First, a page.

Vigils to remember the dear are typically solemn affairsthe strength of emotion is consistently aimed at those who lost their lives in tragic circumstances. Vigils aren’t about us, they’re about them. And that’s why, watching the largest ever public rally in French history, it was clear to me that this was no vigil. This wasn’t so much about “them”, the victims of political violence, but about “us” and about what we, the French stand for.

What we stand for, we were told, was opposing terrorism. But this begs the question of who exactly supports it? Or perhaps more to the point, who is perceived as supporting it? After all, protests are generally the purview of a minority which feels its voice isn’t being heard, of the besieged who must take a stand against the status quo. But when the protest becomes the status quo, surely the question shifts to whom exactly is being targeted by the message.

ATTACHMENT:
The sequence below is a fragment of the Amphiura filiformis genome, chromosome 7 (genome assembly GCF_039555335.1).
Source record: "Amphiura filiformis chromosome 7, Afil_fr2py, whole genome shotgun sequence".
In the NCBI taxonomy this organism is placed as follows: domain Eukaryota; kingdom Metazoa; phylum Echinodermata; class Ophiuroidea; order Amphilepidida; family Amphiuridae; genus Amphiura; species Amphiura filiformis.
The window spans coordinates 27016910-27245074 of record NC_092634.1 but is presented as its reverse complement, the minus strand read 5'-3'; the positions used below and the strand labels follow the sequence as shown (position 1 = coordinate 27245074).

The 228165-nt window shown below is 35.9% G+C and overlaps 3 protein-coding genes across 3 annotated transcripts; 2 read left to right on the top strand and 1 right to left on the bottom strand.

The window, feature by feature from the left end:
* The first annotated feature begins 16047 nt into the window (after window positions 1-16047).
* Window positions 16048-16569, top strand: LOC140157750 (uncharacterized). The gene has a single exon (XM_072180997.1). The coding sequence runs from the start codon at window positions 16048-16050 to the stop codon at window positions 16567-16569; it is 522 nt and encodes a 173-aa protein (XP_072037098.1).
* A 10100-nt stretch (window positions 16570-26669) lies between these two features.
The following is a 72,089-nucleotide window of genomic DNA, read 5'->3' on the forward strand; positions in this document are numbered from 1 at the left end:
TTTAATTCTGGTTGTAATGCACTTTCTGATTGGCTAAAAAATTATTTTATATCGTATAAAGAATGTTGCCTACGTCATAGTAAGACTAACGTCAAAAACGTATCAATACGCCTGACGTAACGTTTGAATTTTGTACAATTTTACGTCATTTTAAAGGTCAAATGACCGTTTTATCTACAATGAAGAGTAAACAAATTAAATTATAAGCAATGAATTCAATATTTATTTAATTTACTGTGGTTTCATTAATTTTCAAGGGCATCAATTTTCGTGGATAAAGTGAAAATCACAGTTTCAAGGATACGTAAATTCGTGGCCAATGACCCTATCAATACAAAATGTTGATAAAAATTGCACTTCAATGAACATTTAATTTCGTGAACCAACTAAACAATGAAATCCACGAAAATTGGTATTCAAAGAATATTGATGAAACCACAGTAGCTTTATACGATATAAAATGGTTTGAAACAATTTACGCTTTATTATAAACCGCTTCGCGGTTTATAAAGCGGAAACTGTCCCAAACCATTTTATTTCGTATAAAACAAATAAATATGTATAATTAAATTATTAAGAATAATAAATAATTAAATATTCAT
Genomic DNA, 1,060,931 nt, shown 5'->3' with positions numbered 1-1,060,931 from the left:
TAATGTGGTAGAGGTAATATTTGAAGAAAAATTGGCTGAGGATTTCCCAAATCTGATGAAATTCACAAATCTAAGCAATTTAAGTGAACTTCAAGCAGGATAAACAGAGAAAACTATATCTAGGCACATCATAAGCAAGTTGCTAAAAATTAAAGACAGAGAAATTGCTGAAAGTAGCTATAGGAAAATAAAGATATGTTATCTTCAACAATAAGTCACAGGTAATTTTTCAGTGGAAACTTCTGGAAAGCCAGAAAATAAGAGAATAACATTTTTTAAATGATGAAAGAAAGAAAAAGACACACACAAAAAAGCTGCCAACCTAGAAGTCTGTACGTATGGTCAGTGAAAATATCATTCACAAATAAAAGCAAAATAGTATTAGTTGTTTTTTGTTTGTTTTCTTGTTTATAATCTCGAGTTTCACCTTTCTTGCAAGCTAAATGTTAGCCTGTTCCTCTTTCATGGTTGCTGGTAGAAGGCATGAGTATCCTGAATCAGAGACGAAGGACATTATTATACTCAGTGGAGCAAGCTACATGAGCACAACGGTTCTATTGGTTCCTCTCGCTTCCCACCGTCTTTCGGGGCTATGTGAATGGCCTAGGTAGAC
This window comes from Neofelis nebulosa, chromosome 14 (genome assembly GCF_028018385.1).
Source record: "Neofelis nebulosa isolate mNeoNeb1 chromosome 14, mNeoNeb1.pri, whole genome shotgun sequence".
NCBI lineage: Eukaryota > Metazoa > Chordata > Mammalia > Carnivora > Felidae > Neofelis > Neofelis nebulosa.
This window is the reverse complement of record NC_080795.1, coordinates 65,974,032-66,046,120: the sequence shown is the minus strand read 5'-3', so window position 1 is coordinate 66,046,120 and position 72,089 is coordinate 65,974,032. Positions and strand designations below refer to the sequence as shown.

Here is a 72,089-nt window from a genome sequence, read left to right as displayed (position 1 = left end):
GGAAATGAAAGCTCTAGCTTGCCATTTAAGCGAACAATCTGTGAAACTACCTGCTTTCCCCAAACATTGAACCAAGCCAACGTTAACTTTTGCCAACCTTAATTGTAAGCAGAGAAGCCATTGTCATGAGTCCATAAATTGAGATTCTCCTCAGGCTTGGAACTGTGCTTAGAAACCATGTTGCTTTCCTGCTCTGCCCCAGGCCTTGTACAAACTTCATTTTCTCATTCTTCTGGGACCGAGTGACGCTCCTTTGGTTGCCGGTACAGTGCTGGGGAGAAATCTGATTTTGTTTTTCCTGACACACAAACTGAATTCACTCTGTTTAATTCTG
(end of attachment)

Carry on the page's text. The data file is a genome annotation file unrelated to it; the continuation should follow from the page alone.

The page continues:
Some may claim the banners were directed at the terrorists – presumably not the dead ones – but the international networks to which they claimed allegiance. Are terrorists thought to be responsive to public protests? Or perhaps the message targeted elsewhere. If the target wasn’t the terrorists, is it the perception of an enemy much closer to home – the implied enemy within?

Many juxtaposed “opposing terrorism” with “supporting free speech” – but with Charlie Hebdo taken to symbolise free speech in the context of the march, this particular publication, which deliberately produced incendiary and at times racist images targeting Muslims, has come not only to define free speech in France, but it has been incorporated through this march into the definition of national values.